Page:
alexa The Nogo-66 receptor NgR1 is required only for the acute growth cone-collapsing but not the chronic growth-inhibitory actions of myelin inhibitors.


Journal of Addiction Research & Therapy

Author(s): Chivatakarn O, Kaneko S, He Z, TessierLavigne M, Giger RJ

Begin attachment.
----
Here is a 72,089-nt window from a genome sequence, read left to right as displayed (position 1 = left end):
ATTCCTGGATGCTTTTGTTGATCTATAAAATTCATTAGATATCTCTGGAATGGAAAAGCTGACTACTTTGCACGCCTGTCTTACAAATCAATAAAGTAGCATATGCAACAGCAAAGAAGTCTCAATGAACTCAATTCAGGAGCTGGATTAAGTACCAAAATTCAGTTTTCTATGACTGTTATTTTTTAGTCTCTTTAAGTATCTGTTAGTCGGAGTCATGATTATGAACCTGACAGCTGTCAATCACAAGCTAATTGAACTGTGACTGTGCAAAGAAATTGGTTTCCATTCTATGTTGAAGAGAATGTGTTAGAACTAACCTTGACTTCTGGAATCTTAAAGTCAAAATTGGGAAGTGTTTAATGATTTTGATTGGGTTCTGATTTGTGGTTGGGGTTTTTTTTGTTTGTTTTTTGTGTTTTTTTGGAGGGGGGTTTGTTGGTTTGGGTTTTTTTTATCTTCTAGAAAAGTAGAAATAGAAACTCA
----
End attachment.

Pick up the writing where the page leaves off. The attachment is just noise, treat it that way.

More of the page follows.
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Abstract Neuronal Nogo-66 receptor 1 (NgR1) has been proposed to function as an obligatory coreceptor for the myelin-derived ligands Nogo-A, oligodendrocyte myelin glycoprotein (OMgp), and myelin-associated glycoprotein (MAG) to mediate neurite outgrowth inhibition by these ligands. To examine the contribution of neuronal NgR1 to outgrowth inhibition, we used two different strategies, genetic ablation of NgR1 through the germline and transient short hairpin RNA interference (shRNAi)-mediated knock-down. To monitor growth inhibition, two different paradigms were used, chronic presentation of substrate-bound inhibitor to measure neurite extension and acute application of soluble inhibitor to assay growth cone collapse. We find that regardless of the NgR1 genotype, membrane-bound MAG strongly inhibits neurite outgrowth of primary cerebellar, sensory, and cortical neurons. Similarly, substrate-bound OMgp strongly inhibits neurite outgrowth of NgR1 wild-type and mutant sensory neurons. Consistent with these results, shRNAi-mediated knock-down of neuronal NgR1 does not result in a substantial release of L-MAG (large MAG) inhibition. When applied acutely, however, MAG-Fc and OMgp-Fc induce a modest degree of growth cone collapse that is significantly attenuated in NgR1-null neurons compared with wild-type controls. Based on our findings and previous studies with Nogo-66, we propose that neuronal NgR1 has a circumscribed role in regulating cytoskeletal dynamics after acute exposure to soluble MAG, OMgp, or Nogo-66, but is not required for these ligands to mediate their growth-inhibitory properties in chronic outgrowth experiments. Our results thus provide unexpected evidence that the growth cone-collapsing activities and substrate growth-inhibitory activities of inhibitory ligands can be dissociated. We also conclude that chronic axon growth inhibition by myelin is mediated by NgR1-independent mechanisms. This article was published in J Neurosci and referenced in Journal of Addiction Research & Therapy

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